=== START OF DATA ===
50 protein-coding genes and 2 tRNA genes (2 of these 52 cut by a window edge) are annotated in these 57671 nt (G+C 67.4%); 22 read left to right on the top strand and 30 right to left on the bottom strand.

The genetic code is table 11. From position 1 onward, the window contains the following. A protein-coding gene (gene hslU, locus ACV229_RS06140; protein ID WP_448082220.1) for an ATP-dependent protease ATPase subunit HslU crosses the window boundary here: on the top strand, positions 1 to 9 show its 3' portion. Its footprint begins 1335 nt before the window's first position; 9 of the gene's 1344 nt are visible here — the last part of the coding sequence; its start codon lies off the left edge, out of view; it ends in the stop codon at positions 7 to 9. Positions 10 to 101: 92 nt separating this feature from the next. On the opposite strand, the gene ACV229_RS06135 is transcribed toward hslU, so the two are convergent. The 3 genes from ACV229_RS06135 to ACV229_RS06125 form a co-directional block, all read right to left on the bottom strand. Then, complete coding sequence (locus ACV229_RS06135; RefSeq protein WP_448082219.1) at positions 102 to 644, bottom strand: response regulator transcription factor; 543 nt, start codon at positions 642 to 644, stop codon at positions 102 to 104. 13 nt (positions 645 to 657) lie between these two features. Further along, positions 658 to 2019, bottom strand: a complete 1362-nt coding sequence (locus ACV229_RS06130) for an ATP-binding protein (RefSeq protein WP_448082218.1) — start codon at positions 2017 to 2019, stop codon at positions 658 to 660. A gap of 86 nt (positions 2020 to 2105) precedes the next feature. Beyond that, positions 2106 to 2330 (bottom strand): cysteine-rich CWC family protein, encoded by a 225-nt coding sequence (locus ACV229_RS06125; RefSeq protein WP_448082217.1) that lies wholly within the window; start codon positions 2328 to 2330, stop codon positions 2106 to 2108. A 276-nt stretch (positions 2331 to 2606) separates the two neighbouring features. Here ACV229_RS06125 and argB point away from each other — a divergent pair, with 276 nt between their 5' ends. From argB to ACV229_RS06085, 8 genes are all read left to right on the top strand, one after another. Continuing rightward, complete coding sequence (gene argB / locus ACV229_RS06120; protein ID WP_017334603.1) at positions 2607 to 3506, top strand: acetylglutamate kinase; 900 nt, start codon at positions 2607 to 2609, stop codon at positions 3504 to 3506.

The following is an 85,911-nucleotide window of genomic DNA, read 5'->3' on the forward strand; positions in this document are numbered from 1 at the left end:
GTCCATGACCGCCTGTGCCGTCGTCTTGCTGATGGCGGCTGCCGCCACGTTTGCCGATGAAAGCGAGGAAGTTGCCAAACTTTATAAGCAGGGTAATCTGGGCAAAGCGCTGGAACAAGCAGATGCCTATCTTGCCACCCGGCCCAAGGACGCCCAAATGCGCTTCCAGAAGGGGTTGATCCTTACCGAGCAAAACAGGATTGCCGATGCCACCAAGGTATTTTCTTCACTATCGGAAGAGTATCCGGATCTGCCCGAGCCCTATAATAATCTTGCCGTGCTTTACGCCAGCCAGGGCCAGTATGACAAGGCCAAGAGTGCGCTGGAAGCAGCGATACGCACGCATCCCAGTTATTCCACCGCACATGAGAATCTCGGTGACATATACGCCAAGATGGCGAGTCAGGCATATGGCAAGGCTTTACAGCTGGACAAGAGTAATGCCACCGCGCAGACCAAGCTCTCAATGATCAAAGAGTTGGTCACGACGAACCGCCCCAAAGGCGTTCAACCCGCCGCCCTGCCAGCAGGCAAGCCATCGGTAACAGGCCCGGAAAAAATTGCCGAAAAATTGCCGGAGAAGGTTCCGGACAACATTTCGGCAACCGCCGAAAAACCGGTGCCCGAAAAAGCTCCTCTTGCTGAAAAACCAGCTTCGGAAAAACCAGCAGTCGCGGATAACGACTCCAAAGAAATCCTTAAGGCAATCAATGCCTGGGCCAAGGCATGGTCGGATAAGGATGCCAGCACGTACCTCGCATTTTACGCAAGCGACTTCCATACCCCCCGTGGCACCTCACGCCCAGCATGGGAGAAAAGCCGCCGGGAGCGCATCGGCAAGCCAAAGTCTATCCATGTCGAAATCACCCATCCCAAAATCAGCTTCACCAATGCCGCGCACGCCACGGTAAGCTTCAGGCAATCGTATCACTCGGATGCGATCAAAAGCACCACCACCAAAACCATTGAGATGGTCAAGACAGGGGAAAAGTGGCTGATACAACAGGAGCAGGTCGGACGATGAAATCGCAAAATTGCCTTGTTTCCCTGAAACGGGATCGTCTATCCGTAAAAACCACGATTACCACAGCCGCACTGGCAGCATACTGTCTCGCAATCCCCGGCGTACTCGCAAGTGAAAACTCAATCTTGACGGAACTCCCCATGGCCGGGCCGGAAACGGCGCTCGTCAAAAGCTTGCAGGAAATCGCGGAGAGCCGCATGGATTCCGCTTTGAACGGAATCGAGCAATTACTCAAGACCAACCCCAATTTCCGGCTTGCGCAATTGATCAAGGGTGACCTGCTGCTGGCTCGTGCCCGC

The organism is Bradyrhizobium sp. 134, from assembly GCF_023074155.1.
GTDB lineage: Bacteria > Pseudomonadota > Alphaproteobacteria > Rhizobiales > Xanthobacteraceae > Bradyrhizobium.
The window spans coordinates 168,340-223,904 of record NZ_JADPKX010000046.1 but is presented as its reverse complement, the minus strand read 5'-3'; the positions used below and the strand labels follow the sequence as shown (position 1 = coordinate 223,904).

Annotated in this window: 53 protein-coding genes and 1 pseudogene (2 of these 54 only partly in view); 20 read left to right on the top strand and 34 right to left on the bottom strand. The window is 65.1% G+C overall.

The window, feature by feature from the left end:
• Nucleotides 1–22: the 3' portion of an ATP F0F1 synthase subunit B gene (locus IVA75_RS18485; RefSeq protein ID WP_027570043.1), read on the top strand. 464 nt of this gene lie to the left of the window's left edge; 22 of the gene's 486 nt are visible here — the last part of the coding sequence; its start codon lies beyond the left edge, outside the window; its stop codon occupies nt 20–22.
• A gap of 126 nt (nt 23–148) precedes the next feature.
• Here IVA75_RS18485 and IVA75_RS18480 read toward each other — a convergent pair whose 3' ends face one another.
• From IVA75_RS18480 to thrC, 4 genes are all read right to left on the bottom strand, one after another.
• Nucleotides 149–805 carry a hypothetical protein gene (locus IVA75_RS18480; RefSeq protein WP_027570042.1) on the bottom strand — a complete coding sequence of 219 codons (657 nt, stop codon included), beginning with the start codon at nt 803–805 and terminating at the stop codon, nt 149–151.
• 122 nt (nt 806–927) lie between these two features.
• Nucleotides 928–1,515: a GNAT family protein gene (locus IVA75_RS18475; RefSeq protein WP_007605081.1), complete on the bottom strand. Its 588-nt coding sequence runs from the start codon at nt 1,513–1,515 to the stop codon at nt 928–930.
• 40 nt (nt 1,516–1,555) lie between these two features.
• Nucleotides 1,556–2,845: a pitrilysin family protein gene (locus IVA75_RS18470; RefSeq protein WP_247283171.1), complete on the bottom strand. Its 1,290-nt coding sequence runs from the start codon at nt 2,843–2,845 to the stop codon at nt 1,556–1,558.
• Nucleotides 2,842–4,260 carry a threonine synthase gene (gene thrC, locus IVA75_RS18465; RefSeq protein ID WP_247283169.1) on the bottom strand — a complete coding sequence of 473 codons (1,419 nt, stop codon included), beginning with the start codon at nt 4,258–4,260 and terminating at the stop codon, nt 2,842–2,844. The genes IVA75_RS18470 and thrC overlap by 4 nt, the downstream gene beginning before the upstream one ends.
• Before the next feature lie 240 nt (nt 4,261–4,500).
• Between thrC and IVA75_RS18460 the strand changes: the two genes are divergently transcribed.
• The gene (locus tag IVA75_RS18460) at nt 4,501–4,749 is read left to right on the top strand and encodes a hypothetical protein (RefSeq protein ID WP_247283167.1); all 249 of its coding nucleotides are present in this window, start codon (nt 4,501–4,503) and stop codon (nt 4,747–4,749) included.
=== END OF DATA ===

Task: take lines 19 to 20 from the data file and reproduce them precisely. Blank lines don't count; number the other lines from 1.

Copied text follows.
• Nucleotides 2,842–4,260 carry a threonine synthase gene (gene thrC, locus IVA75_RS18465; RefSeq protein ID WP_247283169.1) on the bottom strand — a complete coding sequence of 473 codons (1,419 nt, stop codon included), beginning with the start codon at nt 4,258–4,260 and terminating at the stop codon, nt 2,842–2,844. The genes IVA75_RS18470 and thrC overlap by 4 nt, the downstream gene beginning before the upstream one ends.
• Before the next feature lie 240 nt (nt 4,261–4,500).